According to the state constitution, all land and natural resources are owned by the state (Article 37). Two new land laws were passed in 2012 (i.e., the Farmland Law, and the Virgin, Fallow and Vacant Land Management Law) that establish something like a private property system. This has been a step forward in a country where land confiscations, resource exploitation and forced evictions were major characteristics of decades of military rule. The total number of acres illegally confiscated in recent decades is unknown, but estimates are in the millions.
The Farmland Investigation Commission, a parliamentary commission set up to investigate the problem, recommended that land that had not been developed by the military be returned to farmers. By 2016, approximately 360,000 hectares of land had been returned. While tens of thousands of acres were released to the various ministries following the recommendation of the Farmland Investigation Commission, the actual return of land to small farmers and villagers has proven more complicated, leaving farmers and villagers in limbo. The process of returning land is ongoing. Concurrently, however, land grabbing by the military and powerful businessmen (often with links to the military) continues in many areas. Moreover, in September 2018, the government passed an amendment to the Virgin, Fallow and Vacant Land Management Law (VFV), which might further accelerate the expropriation of communal lands for large-scale private business purposes. Specifically, the law requires everyone farming or living on VFV land to apply for an official permit, a prerequisite that many uneducated local farmers are bound to be unable to fulfill. Approximately one-third of all land is considered VFV land and 75% of this land is located in ethnic states, where private businesses, such as Chinese plantation enterprises, are currently seeking to acquire huge areas of land for business purposes. Thus, the amendment to the VFV law bears the potential to aggravate existing ethnic conflicts.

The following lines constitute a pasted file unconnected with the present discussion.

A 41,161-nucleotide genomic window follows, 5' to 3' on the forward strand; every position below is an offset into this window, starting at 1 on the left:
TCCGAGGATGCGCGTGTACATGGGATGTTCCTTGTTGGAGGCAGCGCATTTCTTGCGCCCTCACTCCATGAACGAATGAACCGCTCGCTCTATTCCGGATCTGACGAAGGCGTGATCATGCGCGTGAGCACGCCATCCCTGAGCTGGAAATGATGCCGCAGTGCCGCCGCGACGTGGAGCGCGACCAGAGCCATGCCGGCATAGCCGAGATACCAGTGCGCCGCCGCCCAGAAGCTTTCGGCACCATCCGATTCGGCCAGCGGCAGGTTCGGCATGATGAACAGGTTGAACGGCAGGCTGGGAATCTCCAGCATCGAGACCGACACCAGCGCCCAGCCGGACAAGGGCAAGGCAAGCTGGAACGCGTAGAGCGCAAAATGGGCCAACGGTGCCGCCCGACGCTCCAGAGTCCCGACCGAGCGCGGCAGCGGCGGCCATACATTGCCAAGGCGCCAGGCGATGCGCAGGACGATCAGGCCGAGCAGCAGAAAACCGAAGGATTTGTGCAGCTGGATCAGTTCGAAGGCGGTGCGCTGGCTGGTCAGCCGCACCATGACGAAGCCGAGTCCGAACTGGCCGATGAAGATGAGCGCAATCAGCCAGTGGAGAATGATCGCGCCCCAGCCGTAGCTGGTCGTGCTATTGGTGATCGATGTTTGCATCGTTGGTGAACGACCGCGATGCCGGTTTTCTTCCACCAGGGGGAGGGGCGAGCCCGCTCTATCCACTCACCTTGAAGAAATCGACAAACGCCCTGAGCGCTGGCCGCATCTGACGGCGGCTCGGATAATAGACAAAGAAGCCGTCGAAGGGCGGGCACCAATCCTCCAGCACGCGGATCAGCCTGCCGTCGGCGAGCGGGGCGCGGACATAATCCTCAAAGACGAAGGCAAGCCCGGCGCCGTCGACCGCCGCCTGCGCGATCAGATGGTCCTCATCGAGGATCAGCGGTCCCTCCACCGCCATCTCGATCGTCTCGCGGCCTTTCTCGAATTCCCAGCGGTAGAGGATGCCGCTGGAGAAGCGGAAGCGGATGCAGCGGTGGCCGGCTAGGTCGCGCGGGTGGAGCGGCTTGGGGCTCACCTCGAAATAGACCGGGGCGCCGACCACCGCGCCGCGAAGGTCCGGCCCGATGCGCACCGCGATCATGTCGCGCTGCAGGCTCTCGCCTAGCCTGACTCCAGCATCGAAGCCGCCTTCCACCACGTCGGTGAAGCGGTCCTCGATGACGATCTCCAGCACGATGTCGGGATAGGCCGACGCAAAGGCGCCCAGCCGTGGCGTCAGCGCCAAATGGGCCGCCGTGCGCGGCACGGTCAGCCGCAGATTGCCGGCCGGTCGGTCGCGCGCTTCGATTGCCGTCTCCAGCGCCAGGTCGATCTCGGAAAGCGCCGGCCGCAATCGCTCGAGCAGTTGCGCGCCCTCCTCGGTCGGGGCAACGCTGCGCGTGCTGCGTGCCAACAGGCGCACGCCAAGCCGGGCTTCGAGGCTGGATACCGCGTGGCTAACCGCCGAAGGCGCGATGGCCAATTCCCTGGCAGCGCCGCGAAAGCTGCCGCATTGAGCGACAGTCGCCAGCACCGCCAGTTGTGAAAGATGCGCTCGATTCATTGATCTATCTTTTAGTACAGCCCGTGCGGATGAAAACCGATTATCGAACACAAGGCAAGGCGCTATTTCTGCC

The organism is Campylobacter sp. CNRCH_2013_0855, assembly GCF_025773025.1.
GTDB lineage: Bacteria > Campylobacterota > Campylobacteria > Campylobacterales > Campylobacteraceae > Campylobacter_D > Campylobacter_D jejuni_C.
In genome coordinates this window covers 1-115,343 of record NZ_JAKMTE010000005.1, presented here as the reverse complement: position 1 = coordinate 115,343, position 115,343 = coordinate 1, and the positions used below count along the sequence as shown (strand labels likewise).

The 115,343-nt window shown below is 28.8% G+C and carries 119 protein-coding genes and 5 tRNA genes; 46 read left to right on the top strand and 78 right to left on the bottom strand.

Since coming into power, the NLD has attempted to revise the 2012 Farmland Law but met with criticism from civil society. Solving historic land confiscations and disputes will not be easy; the government, military and civil society groups would have to work together to resolve this chronic source of instability and grievance.
In 2018, Myanmar passed several laws that include a private property framework for international investors, including the Trademark Bill and the International Copyright Bill, which, if implemented, might strengthen private property in the long term.
The NLD government introduced a new Companies Law in 2018, which replaces the outdated 1914 Companies Act. The approximately 50,000 domestic and 7,000 foreign companies, which need to register again after the new law is implemented, will receive a solid legal foundation for operating in Myanmar. 99% of these are small- and medium-sized enterprises. There are also an additional 600,000 informal businesses. The promotion of small- and medium-sized enterprises is among the top priorities of many international donors. At the top of the pyramid is a handful of large conglomerates and state-owned enterprises engaged primarily in extractive, construction, banking and import/export industries. These are often owned by the same actors (military cronies and family members of influential military generals) that controlled large-scale economic activity before the liberalization. Although the NLD pledged the privatization of state-owned enterprises in its 12-point economic policy, it has not taken any steps toward far-reaching privatization. Discussions were under way to shutter some inefficient factories, but this met disapproval from both the opposition and inside the party. Discussions to privatize the electricity market and transport system are under way.